Is It Dryness, Vaginitis or Vaginal Atrophy?
Vaginal dryness and discomfort is a fact of menopausal life for many women, but it is best to know exactly what you have and how to deal with it.
At menopause as hormone levels decline, women start noticing signs of dryness or tightness and sex may become uncomfortable
There are several reasons for this, and a number of conditions that can arise at this time may need to be investigated.
Dealing with dryness
This is most common at menopause and related to the declining oestrogen levels that occur at this time.
This is not serious physically, though can certainly be distressing, and there are a number of lubricants available. If you have mild to moderate vaginitis, using a lubricant can help relieve pain and discomfort while having sex but they provide short-term symptom relief and can improve vaginal dryness during sex, but there’s no evidence to show they’re an effective long-term treatment.
Several types of lubricant are available – some are water-based and some are silicone-based. You may need to try a few before finding one that’s suitable or your GP may wish to prescribe a local oestrogen cream, gel or pessary.
If you prefer a natural alternative then 20-1, which is a combination cream with the majority ingredient of progesterone with two natural oestrogens added, can help particularly if internal vaginal application is used.
This is inflammation of the vagina that can cause itching, discomfort and discharge. It can be caused by any of the following infections or irritants:
• thrush – a common yeast infection that affects most women at some point
• bacterial vaginosis – a bacterial infection where the balance of bacteria inside the vagina is disrupted
• trichomoniasis – an STI (Sexually Transmitted Infection) caused by a tiny parasite
• chemical irritation – for example, from perfumed soap, bubble bath, or fabric conditioner, or from spermicide and some sanitary products
• washing inside your vagina
• chlamydia – an STI caused by bacteria
• gonorrhoea – an STI caused by bacteria
• genital herpes – an STI caused by the herpes simplex virus. and symptoms include:
Symptoms can include the following
• an abnormal vaginal discharge
• vaginal irritation or itching
• pain when peeing or having sex
• light bleeding or spotting
A strong, unpleasant smell, particularly after sex, can be a sign of bacterial vaginosis or trichomoniasis, which can sometimes cause vaginitis.
Time to see your GP or go to a sexual health clinic if you have any unusual vaginal symptoms, particularly if:
• you have vaginal itching or an unpleasant smelling vaginal discharge
• you haven’t had a vaginal infection before
• you’ve had vaginal infections in the past, but this time your symptoms are different
• you’ve had a number of sexual partners or you have a new sexual partner – you may have a sexually transmitted infection (STI)
• you’ve finished a course of medication for vaginal thrush, but your symptoms are persisting
There’s no need to see your GP if you’ve been diagnosed with thrush in the past and your symptoms are the same. If you’re sure you have thrush and you’ve treated it successfully in the past with over-the-counter medication, you can treat it yourself again.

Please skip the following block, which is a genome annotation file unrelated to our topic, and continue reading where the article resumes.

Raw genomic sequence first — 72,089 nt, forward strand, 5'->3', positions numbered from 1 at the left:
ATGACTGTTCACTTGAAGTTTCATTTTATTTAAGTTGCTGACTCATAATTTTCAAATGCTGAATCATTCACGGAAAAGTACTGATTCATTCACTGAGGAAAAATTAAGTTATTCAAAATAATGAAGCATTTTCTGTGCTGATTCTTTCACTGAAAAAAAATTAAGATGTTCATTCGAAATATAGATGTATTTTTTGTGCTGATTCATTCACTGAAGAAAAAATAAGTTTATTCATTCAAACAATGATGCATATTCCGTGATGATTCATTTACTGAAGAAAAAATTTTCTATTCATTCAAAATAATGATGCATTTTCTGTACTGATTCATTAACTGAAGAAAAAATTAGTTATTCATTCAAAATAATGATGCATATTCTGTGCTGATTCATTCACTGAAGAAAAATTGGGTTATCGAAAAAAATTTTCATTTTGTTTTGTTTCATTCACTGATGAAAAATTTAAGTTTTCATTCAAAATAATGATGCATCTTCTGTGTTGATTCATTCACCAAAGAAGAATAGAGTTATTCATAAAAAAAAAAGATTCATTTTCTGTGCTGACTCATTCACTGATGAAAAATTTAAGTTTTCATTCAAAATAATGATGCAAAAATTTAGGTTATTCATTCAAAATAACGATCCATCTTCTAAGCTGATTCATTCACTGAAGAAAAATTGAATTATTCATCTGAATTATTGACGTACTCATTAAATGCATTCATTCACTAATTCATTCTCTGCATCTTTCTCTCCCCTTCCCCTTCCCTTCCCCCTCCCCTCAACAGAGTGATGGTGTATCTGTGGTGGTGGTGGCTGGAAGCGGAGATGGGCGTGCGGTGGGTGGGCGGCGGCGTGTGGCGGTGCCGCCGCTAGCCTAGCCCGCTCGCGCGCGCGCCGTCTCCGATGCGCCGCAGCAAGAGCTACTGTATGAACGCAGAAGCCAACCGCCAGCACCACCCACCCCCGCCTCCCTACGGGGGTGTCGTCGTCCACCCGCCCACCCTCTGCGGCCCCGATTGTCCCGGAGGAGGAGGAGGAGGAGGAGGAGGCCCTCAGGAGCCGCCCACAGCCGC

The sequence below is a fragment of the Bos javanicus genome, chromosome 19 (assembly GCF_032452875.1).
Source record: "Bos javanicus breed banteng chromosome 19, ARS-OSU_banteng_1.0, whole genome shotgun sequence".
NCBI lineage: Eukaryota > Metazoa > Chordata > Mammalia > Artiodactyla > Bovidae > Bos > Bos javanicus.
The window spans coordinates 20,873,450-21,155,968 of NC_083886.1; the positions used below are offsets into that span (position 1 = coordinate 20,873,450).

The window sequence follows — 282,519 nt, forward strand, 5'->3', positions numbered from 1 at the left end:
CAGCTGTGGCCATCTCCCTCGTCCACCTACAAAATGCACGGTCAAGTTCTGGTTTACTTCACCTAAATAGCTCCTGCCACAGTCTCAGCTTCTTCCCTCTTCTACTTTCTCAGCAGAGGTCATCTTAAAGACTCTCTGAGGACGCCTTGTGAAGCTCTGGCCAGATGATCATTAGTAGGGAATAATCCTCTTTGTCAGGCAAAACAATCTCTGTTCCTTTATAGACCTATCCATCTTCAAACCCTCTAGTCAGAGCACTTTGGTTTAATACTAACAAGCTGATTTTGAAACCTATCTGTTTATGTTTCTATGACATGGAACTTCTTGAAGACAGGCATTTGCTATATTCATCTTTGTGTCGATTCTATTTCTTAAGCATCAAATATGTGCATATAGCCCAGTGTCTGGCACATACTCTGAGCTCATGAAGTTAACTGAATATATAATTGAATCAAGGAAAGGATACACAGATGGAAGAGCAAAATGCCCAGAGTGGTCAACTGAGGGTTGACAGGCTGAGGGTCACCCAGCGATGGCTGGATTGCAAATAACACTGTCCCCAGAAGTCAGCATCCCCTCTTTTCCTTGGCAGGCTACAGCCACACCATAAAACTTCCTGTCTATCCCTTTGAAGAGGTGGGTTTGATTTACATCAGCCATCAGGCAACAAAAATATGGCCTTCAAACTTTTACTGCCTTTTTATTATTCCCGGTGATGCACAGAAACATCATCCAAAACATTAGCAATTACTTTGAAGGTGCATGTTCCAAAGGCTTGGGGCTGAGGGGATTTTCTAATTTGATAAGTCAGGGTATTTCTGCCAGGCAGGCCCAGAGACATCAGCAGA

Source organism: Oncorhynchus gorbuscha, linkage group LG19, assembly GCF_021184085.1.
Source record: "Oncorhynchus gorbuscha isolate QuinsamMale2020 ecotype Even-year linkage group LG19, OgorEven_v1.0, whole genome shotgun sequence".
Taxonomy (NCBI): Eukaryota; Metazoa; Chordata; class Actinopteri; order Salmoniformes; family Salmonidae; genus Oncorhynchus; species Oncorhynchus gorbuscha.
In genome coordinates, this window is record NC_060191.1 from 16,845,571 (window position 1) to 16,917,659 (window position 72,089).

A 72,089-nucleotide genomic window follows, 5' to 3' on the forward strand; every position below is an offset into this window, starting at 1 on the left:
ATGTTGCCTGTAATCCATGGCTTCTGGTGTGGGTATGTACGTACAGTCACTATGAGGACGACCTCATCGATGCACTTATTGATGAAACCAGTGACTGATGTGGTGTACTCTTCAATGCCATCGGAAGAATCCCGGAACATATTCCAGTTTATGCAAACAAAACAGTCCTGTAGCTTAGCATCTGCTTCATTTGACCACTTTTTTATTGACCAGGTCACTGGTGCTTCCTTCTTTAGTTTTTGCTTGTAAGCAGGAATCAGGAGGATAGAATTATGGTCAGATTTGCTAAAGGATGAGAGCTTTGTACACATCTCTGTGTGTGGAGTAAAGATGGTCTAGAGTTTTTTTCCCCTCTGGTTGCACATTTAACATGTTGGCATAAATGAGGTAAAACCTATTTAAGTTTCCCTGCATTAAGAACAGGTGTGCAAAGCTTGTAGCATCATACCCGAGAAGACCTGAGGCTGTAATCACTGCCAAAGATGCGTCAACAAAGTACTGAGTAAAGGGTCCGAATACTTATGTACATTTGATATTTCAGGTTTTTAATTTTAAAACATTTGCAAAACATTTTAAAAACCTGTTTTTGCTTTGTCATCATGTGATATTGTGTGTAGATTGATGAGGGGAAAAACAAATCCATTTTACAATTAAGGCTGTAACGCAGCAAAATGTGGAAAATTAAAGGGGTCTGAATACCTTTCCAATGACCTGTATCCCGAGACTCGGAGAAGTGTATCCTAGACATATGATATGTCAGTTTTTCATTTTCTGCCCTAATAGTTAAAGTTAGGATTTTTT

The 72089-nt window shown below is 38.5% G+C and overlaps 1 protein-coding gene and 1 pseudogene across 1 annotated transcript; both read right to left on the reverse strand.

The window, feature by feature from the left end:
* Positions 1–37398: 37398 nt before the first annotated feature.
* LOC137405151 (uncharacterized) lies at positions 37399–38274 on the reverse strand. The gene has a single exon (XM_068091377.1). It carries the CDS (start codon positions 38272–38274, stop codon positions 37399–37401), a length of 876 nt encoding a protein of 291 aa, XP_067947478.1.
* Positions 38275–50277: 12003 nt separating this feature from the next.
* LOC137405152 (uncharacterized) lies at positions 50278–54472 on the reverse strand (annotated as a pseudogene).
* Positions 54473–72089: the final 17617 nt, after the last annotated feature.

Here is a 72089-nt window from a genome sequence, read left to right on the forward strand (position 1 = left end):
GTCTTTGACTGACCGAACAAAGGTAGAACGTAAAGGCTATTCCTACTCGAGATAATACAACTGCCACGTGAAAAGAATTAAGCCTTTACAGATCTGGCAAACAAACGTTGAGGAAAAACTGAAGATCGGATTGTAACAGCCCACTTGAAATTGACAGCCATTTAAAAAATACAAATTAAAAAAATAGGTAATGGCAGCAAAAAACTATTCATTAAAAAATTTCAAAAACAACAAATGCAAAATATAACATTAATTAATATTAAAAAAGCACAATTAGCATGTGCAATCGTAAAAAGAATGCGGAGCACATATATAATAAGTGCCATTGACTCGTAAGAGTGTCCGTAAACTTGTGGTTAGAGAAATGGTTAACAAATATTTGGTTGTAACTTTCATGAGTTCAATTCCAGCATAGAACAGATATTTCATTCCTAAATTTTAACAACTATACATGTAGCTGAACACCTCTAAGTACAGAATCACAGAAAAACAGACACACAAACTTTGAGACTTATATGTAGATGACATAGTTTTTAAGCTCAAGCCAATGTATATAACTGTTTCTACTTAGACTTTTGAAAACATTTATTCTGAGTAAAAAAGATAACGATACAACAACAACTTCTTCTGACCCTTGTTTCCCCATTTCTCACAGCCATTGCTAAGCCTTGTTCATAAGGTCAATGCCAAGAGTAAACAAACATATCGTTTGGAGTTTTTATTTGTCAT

Treatment for vaginitis depends on what’s causing it. Yeast infections, such as vaginal thrush, are usually treated with antifungal medicines, and bacterial infections are usually treated with antibiotics.
This refers to the thinning of the lining of the vagina after the menopause and the resulting dryness, itching or discomfort (particularly during sex). It can also sometimes be caused by a decrease in oestrogen levels after the menopause.
Your GP may recommend HRT or an additional local oestrogen and that is usually necessary with atrophy until the condition is more stable.
Unlike combined or other forms of HRT, this only restores oestrogen to your vagina rather than to your whole body, reducing the risk of side effects.
You can balance this additional oestrogen with progesterone, and once the atrophy is under control you can use a combined bioidentical progesterone and oestrogen cream.
How to help yourself
There are number of self-help measures which can reduce the risk of these problems and help once they are diagnosed.
• keep your genital area clean and dry – take a warm bath rather than a hot one and use unperfumed soap to clean your genital area and dry yourself thoroughly
• avoid douching (spraying water inside your vagina) – it may make your vaginitis symptoms worse by removing the healthy bacteria that line the vagina and help keep it free from infection
• do not use feminine hygiene products – such as sprays, deodorants or powders
• use pads rather than tampons if you’re using intravaginal creams or pessaries to treat an infection – tampons may ‘soak up’ the treatment meaning there’s less available in the vagina
• wear loose-fitting cotton underwear – this may be beneficial if you have external soreness, but it won’t prevent you getting vaginitis in the future
For any of these condition it is best to practice safe sex by using condoms to avoid getting or spreading STIs.